Email a colleague    

April 2013

Profitable 3G: China’s Mobile Operators Monetize Networks with Retailers & Partners

Profitable 3G: China’s Mobile Operators Monetize Networks with Retailers & Partners

Information Technology is a necessary business cost, but in today’s competitive mobile world, IT needs to become a business enabler too.

Mobile operators are at the center of explosive growth in wireless services.  Sure, Over-The-Top providers are skimming the cream, but the telecoms still have tremendous assets they can exploit to make money.  All that’s required is some IT ingenuity and a broader view on how the mobile user can be served.

One company who’s an expert at practical IT enablement is AsiaInfo Leakage, the leading telecom billing vendor in China today.  I caught up with the company at the Orlando TM Forum where Kevin Xu, Senior Consultant and Presales Manager from Marketing & Consulting, briefed me on some of the creative ways that Chinese mobile operators are going to market and partnering with other companies in the value chain.

Dan Baker: Kevin, what steps are mobile operators in China taking to monetize their networks beyond the usual service the introduction?

Kevin Xu: Dan, the challenge is helping the operator transform its business beyond conventional thinking.  And that’s where we can help.  The operator usually understands how to market 2G voice very well, but 3G data services is a different story.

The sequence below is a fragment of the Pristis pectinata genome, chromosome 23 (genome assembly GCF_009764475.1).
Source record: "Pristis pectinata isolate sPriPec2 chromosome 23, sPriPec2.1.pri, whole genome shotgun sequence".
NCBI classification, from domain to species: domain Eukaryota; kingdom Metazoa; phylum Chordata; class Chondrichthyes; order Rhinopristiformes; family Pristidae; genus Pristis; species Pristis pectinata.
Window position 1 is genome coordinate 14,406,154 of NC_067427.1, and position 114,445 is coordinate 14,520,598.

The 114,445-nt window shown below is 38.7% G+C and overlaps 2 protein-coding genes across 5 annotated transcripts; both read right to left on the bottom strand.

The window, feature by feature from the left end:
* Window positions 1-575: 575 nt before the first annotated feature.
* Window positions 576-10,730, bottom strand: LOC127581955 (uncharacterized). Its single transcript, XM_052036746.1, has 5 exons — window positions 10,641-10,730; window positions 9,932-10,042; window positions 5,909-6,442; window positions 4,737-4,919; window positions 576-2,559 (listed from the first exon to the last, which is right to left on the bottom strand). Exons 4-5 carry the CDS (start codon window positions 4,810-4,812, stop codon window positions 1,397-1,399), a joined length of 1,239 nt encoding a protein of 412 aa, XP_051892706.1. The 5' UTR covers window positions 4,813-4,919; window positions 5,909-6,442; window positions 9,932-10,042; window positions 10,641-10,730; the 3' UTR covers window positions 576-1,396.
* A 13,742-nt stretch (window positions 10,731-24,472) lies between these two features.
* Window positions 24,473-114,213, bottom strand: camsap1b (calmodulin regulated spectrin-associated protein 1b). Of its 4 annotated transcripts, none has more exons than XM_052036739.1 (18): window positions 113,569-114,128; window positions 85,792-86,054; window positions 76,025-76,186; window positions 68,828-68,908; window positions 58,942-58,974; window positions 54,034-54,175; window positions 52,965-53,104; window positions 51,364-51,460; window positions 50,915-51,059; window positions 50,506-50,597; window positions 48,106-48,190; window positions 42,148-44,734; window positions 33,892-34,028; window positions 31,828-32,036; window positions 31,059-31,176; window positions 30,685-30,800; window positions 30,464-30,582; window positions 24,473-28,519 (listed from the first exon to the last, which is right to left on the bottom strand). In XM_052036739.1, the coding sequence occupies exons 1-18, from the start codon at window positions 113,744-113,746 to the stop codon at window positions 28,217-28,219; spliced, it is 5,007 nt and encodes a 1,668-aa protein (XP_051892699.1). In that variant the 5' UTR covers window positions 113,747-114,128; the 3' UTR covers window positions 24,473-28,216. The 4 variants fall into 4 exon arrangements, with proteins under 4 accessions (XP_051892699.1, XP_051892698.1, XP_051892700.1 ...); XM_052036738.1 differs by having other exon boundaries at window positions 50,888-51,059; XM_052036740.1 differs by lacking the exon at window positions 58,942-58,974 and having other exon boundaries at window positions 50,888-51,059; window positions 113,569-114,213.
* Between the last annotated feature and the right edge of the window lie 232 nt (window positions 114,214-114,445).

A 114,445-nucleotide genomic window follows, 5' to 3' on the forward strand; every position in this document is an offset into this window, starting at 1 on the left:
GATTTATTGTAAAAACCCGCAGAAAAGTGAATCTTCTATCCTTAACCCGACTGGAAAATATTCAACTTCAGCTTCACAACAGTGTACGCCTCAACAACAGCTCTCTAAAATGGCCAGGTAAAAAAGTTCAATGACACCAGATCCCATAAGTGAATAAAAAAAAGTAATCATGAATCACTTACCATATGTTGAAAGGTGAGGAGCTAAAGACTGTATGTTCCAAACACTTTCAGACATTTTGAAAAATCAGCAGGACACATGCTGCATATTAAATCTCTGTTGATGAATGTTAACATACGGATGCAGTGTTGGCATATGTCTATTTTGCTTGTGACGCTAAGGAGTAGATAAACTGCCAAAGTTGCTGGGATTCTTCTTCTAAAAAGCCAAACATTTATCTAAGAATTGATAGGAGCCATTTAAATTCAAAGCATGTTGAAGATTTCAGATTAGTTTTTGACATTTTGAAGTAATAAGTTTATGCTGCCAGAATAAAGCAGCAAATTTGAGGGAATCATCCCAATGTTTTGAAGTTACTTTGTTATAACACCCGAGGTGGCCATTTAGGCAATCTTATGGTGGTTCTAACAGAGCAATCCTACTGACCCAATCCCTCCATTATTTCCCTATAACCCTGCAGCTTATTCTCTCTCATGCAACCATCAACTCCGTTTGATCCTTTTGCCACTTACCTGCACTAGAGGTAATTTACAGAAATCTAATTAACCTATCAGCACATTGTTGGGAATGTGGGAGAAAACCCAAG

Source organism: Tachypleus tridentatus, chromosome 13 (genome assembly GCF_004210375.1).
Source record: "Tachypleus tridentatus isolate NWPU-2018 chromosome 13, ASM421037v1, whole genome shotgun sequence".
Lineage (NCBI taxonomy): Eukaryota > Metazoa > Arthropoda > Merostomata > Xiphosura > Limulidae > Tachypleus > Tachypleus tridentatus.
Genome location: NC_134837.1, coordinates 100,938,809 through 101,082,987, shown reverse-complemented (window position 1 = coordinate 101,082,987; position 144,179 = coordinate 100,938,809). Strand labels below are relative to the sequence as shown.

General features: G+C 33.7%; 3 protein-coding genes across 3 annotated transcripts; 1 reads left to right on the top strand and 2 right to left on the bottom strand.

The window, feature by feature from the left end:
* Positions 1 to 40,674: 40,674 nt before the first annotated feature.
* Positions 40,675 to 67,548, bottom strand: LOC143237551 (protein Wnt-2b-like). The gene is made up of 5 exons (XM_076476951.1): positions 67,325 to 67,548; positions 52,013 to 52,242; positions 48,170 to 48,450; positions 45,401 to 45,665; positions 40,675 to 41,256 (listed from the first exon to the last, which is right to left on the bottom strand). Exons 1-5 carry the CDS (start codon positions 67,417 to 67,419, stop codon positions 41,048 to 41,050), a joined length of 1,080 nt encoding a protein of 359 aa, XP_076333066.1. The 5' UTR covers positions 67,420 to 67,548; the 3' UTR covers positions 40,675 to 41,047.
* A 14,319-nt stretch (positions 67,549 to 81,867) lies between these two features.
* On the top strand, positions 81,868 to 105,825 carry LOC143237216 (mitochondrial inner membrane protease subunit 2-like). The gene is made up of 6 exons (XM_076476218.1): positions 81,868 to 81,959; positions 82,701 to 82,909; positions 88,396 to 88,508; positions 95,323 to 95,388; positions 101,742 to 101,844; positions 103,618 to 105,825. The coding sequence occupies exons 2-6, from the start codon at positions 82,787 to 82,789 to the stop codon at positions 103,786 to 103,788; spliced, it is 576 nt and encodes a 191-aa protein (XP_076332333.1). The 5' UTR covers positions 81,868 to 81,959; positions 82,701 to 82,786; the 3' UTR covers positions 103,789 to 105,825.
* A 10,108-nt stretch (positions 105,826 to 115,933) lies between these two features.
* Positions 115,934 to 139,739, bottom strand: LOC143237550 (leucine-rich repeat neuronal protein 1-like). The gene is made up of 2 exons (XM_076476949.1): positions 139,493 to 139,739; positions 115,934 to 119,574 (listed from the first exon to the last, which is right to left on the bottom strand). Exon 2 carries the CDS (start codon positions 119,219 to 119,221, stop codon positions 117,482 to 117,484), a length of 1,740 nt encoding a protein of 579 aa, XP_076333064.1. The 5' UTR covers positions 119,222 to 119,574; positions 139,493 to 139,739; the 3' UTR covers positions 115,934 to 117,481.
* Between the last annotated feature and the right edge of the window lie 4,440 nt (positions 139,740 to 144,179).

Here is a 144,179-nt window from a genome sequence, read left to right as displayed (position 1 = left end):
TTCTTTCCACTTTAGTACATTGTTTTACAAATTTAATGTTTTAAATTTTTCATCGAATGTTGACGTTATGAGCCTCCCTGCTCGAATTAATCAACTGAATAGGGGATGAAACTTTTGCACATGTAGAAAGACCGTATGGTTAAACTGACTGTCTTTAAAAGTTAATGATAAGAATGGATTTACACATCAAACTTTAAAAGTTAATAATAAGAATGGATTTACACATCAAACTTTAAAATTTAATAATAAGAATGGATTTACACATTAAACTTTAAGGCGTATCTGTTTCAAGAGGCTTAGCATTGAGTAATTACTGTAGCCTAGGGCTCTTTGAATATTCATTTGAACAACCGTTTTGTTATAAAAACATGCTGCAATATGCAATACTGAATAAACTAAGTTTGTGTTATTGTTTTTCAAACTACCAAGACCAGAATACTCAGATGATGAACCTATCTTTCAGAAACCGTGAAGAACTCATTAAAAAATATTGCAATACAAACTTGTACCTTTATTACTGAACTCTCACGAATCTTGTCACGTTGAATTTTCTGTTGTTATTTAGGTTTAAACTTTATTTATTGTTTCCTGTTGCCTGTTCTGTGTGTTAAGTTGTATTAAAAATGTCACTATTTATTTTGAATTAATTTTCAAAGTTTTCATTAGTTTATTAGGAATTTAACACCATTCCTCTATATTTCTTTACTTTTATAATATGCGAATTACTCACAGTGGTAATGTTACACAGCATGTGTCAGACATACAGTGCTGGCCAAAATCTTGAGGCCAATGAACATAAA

For example, if I’m a 3G user and traveling to Orlando, our systems allow us to track the user by location in Orlando.  We can also check the user’s consumption behavior and if the user is traveling here using 3G services, the operator can analyze web traffic and drive relevant offers to the customer just like Google does online.

Now the data can also provide broader public assistance types of information.  For example, in 2010 at the World Expo Event in Shanghai, China Mobile was asked to provide the predicted number of travelers coming in and out of Shanghai.  So from mobile phone information, you can easily determine the age of the customer, which city he is from, when he arrived, and when did he leave.

How far along is mobile network policy in China?  How is that being implemented?

We call that trend CPC or Convergent Policy Control.  And the way it works on a 3G or 4G network is we discover the service being used.

Bandwidth Management

So web surfing or on-line chat generally requires narrow bandwidth.  But if you watch T.V., sports, or a movie online, it requires wider bandwidth.

Then the idea is to adjust the bandwidth automatically.  Besides that, we also can make fine adjustments to automatically improve the speed for VIP customers, for example.

And all this is controlled by the particular operator’s policy.  The key thing is our systems identify the customer, the application being used, and the time of day.  Time is very important because during rush hour, network congestion is such that we cannot afford to provide a speed improvement.